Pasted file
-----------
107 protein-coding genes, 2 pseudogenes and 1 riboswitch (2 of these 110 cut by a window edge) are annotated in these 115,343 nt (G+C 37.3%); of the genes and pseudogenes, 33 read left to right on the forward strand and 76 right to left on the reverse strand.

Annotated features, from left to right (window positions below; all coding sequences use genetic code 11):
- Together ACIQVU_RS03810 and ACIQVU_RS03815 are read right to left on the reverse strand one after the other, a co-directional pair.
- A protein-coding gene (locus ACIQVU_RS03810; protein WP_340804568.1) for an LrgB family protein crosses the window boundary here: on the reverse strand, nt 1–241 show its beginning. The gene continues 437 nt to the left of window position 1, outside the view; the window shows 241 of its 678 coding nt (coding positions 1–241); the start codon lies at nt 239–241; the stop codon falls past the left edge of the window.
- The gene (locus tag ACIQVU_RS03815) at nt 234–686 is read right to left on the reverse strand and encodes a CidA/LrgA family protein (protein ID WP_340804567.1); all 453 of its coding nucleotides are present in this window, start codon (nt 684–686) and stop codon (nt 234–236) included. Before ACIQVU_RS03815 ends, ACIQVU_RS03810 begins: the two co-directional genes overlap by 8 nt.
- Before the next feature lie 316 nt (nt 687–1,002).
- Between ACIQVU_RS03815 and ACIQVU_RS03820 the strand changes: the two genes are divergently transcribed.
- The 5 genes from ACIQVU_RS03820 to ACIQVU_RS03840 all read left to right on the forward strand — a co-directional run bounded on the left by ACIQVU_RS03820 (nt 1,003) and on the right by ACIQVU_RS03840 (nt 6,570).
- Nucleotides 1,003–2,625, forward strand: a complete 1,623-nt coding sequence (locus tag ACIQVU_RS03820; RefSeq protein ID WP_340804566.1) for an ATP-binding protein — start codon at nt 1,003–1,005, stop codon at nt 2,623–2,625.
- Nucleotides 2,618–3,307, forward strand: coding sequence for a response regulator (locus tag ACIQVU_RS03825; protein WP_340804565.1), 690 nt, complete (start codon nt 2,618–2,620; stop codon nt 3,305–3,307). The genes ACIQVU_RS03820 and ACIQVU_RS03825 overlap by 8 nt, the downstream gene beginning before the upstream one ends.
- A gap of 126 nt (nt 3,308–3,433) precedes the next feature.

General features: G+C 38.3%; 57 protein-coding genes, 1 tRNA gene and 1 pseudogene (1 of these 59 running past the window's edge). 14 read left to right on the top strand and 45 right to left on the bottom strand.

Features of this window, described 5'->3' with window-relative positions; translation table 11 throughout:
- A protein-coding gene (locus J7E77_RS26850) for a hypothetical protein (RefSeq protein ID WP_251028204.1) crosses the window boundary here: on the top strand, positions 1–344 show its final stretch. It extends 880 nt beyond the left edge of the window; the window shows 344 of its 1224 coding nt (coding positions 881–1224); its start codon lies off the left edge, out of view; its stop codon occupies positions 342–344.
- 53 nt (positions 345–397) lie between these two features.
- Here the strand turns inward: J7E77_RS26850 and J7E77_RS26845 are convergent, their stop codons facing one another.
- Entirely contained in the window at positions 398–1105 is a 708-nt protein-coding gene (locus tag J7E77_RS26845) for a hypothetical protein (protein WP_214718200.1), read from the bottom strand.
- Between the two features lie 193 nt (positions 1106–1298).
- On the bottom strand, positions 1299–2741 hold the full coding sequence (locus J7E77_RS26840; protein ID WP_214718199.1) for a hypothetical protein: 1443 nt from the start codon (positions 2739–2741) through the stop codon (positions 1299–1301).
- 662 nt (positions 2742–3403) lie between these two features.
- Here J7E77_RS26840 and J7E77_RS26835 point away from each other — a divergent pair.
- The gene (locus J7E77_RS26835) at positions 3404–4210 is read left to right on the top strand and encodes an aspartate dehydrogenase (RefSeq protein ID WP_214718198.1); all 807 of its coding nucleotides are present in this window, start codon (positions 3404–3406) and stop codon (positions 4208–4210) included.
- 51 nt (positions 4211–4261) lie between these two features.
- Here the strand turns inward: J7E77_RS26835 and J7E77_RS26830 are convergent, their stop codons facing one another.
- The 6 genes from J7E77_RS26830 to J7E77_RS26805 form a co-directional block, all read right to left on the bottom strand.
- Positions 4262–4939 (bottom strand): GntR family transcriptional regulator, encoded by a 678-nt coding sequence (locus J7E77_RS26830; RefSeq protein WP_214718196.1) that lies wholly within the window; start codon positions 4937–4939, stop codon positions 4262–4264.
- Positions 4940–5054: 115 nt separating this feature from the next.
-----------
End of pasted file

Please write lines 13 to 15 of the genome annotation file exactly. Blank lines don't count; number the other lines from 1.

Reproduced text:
Features of this window, described 5'->3' with window-relative positions; translation table 11 throughout:
- A protein-coding gene (locus J7E77_RS26850) for a hypothetical protein (RefSeq protein ID WP_251028204.1) crosses the window boundary here: on the top strand, positions 1–344 show its final stretch. It extends 880 nt beyond the left edge of the window; the window shows 344 of its 1224 coding nt (coding positions 881–1224); its start codon lies off the left edge, out of view; its stop codon occupies positions 342–344.
- 53 nt (positions 345–397) lie between these two features.